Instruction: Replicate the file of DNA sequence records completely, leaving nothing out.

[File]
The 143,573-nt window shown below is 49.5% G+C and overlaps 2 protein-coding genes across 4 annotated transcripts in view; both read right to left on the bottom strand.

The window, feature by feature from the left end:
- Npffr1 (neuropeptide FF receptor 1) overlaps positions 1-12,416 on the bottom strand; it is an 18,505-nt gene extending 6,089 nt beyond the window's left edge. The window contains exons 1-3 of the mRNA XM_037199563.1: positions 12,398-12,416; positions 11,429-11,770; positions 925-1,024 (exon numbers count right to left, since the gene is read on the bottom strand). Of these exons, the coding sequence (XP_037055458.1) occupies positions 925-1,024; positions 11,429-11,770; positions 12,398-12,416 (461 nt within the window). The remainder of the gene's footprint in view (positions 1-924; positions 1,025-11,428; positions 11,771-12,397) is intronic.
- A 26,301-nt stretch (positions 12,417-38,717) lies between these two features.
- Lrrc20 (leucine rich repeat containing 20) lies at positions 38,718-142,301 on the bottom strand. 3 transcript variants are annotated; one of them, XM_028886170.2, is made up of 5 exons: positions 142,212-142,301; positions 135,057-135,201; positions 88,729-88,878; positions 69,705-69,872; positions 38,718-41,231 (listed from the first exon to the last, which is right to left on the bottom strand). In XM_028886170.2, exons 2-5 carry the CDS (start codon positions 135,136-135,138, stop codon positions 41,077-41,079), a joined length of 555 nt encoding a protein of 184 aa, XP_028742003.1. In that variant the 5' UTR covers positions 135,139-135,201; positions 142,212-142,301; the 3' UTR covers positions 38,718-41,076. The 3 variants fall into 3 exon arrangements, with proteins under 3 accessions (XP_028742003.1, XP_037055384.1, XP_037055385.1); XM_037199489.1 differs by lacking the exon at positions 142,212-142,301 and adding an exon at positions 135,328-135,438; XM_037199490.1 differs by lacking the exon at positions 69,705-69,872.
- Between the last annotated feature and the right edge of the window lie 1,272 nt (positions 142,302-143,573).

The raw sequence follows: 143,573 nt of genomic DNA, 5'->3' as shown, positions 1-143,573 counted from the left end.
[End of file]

The 143,573-nt window shown below is 49.5% G+C and overlaps 2 protein-coding genes across 4 annotated transcripts in view; both read right to left on the bottom strand.

The window, feature by feature from the left end:
- Npffr1 (neuropeptide FF receptor 1) overlaps positions 1-12,416 on the bottom strand; it is an 18,505-nt gene extending 6,089 nt beyond the window's left edge. The window contains exons 1-3 of the mRNA XM_037199563.1: positions 12,398-12,416; positions 11,429-11,770; positions 925-1,024 (exon numbers count right to left, since the gene is read on the bottom strand). Of these exons, the coding sequence (XP_037055458.1) occupies positions 925-1,024; positions 11,429-11,770; positions 12,398-12,416 (461 nt within the window). The remainder of the gene's footprint in view (positions 1-924; positions 1,025-11,428; positions 11,771-12,397) is intronic.
- A 26,301-nt stretch (positions 12,417-38,717) lies between these two features.
- Lrrc20 (leucine rich repeat containing 20) lies at positions 38,718-142,301 on the bottom strand. 3 transcript variants are annotated; one of them, XM_028886170.2, is made up of 5 exons: positions 142,212-142,301; positions 135,057-135,201; positions 88,729-88,878; positions 69,705-69,872; positions 38,718-41,231 (listed from the first exon to the last, which is right to left on the bottom strand). In XM_028886170.2, exons 2-5 carry the CDS (start codon positions 135,136-135,138, stop codon positions 41,077-41,079), a joined length of 555 nt encoding a protein of 184 aa, XP_028742003.1. In that variant the 5' UTR covers positions 135,139-135,201; positions 142,212-142,301; the 3' UTR covers positions 38,718-41,076. The 3 variants fall into 3 exon arrangements, with proteins under 3 accessions (XP_028742003.1, XP_037055384.1, XP_037055385.1); XM_037199489.1 differs by lacking the exon at positions 142,212-142,301 and adding an exon at positions 135,328-135,438; XM_037199490.1 differs by lacking the exon at positions 69,705-69,872.
- Between the last annotated feature and the right edge of the window lie 1,272 nt (positions 142,302-143,573).

The raw sequence follows: 143,573 nt of genomic DNA, 5'->3' as shown, positions 1-143,573 counted from the left end.